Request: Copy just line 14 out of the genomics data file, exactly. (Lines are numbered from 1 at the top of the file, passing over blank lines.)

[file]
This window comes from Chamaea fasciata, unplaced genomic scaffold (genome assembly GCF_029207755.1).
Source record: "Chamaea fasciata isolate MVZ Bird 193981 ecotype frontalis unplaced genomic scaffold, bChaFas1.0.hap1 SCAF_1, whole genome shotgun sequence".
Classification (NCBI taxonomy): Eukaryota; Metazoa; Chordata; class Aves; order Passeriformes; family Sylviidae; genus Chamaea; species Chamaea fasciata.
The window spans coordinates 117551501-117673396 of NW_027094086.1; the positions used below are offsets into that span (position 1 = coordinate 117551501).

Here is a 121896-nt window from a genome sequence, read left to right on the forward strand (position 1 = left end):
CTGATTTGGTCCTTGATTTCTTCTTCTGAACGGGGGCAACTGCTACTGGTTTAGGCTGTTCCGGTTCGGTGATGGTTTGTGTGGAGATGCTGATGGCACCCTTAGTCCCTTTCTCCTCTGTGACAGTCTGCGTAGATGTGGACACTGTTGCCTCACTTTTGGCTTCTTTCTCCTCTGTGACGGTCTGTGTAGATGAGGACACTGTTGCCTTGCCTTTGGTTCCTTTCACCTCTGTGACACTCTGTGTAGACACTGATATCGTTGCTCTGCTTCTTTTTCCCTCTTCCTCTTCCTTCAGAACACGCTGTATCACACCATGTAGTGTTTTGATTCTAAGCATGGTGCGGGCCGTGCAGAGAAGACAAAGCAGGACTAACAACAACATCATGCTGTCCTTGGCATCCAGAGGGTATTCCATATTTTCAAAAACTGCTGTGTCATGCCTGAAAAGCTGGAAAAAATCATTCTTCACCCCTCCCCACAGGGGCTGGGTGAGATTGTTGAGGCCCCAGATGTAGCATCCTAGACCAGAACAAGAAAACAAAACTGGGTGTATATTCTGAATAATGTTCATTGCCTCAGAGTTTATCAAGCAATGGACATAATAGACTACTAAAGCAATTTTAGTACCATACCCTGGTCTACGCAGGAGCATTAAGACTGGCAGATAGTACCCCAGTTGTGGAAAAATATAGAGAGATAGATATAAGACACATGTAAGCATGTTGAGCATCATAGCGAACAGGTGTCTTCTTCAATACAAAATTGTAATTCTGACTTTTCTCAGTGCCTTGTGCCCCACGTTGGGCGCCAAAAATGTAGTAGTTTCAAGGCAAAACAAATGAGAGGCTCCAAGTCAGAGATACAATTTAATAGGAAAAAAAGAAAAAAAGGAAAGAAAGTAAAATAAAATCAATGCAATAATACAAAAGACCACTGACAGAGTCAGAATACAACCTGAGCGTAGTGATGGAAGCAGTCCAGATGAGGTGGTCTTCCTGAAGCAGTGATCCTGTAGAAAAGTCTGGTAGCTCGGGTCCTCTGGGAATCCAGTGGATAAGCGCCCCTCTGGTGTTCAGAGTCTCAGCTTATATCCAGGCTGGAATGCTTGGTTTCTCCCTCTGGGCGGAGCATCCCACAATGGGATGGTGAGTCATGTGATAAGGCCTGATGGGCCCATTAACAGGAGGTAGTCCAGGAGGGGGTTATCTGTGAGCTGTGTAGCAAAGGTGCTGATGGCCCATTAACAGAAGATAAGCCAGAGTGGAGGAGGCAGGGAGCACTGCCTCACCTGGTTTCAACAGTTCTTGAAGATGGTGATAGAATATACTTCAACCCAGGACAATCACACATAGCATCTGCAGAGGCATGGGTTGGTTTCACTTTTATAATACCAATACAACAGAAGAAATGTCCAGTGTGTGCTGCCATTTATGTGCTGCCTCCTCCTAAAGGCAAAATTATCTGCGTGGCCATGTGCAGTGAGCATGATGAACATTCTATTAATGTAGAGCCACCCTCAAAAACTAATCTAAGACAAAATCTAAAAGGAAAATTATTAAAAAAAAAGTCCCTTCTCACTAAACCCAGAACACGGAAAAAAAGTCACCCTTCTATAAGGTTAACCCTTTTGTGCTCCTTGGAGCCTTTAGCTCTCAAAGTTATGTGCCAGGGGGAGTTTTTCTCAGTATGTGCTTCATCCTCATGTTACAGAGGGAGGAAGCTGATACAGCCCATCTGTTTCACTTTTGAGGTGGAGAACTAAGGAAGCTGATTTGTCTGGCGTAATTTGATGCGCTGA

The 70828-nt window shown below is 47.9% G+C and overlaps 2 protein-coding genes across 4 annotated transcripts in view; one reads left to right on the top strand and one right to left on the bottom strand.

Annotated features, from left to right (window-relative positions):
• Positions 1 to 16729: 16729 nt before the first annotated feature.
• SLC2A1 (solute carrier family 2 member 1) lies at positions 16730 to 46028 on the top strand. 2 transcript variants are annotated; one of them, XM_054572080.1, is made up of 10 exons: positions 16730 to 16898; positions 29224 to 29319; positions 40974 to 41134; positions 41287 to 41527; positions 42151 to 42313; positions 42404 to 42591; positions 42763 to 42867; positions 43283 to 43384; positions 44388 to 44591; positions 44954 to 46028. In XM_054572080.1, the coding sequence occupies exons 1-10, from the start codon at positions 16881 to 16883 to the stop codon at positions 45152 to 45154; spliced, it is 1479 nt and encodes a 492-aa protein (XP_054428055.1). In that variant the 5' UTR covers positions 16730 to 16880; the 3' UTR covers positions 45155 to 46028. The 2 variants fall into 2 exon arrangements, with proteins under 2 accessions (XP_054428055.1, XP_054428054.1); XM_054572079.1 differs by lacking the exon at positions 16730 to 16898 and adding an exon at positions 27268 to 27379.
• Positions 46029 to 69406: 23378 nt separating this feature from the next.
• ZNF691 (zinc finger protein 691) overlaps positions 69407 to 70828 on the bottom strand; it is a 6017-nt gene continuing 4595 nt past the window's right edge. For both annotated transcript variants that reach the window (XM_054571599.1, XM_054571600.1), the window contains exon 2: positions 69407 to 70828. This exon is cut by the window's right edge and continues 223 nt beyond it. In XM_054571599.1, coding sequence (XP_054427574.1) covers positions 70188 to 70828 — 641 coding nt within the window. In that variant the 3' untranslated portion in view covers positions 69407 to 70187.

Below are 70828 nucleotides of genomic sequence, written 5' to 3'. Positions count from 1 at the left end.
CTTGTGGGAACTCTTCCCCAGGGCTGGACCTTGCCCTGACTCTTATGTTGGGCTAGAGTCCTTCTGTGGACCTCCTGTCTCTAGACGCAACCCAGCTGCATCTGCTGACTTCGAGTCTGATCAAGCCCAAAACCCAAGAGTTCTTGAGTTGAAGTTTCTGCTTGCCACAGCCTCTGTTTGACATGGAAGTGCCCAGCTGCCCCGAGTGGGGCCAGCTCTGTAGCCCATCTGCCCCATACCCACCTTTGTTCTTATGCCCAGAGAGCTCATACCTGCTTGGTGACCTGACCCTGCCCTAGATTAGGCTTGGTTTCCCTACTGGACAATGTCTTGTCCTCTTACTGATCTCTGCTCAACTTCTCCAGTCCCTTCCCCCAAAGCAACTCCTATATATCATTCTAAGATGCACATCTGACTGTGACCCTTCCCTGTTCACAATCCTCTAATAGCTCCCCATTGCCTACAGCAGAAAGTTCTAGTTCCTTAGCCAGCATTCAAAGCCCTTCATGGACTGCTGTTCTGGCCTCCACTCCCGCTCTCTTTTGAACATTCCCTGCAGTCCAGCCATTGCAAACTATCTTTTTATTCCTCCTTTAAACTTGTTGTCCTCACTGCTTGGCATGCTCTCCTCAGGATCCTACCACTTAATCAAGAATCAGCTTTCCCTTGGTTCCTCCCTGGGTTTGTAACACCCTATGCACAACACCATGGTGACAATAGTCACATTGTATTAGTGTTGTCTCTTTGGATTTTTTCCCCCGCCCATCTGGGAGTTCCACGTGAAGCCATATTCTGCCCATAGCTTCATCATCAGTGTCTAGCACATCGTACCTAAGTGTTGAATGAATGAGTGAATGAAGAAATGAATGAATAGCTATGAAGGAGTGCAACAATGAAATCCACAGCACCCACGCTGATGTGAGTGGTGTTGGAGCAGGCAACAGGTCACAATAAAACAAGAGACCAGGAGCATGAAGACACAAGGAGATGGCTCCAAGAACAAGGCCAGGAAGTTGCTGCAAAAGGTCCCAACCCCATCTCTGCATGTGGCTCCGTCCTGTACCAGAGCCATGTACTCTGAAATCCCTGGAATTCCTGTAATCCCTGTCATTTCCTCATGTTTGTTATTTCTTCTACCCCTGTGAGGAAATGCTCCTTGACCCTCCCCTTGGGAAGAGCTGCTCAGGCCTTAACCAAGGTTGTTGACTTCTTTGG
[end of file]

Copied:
CTTGTGGGAACTCTTCCCCAGGGCTGGACCTTGCCCTGACTCTTATGTTGGGCTAGAGTCCTTCTGTGGACCTCCTGTCTCTAGACGCAACCCAGCTGCATCTGCTGACTTCGAGTCTGATCAAGCCCAAAACCCAAGAGTTCTTGAGTTGAAGTTTCTGCTTGCCACAGCCTCTGTTTGACATGGAAGTGCCCAGCTGCCCCGAGTGGGGCCAGCTCTGTAGCCCATCTGCCCCATACCCACCTTTGTTCTTATGCCCAGAGAGCTCATACCTGCTTGGTGACCTGACCCTGCCCTAGATTAGGCTTGGTTTCCCTACTGGACAATGTCTTGTCCTCTTACTGATCTCTGCTCAACTTCTCCAGTCCCTTCCCCCAAAGCAACTCCTATATATCATTCTAAGATGCACATCTGACTGTGACCCTTCCCTGTTCACAATCCTCTAATAGCTCCCCATTGCCTACAGCAGAAAGTTCTAGTTCCTTAGCCAGCATTCAAAGCCCTTCATGGACTGCTGTTCTGGCCTCCACTCCCGCTCTCTTTTGAACATTCCCTGCAGTCCAGCCATTGCAAACTATCTTTTTATTCCTCCTTTAAACTTGTTGTCCTCACTGCTTGGCATGCTCTCCTCAGGATCCTACCACTTAATCAAGAATCAGCTTTCCCTTGGTTCCTCCCTGGGTTTGTAACACCCTATGCACAACACCATGGTGACAATAGTCACATTGTATTAGTGTTGTCTCTTTGGATTTTTTCCCCCGCCCATCTGGGAGTTCCACGTGAAGCCATATTCTGCCCATAGCTTCATCATCAGTGTCTAGCACATCGTACCTAAGTGTTGAATGAATGAGTGAATGAAGAAATGAATGAATAGCTATGAAGGAGTGCAACAATGAAATCCACAGCACCCACGCTGATGTGAGTGGTGTTGGAGCAGGCAACAGGTCACAATAAAACAAGAGACCAGGAGCATGAAGACACAAGGAGATGGCTCCAAGAACAAGGCCAGGAAGTTGCTGCAAAAGGTCCCAACCCCATCTCTGCATGTGGCTCCGTCCTGTACCAGAGCCATGTACTCTGAAATCCCTGGAATTCCTGTAATCCCTGTCATTTCCTCATGTTTGTTATTTCTTCTACCCCTGTGAGGAAATGCTCCTTGACCCTCCCCTTGGGAAGAGCTGCTCAGGCCTTAACCAAGGTTGTTGACTTCTTTGG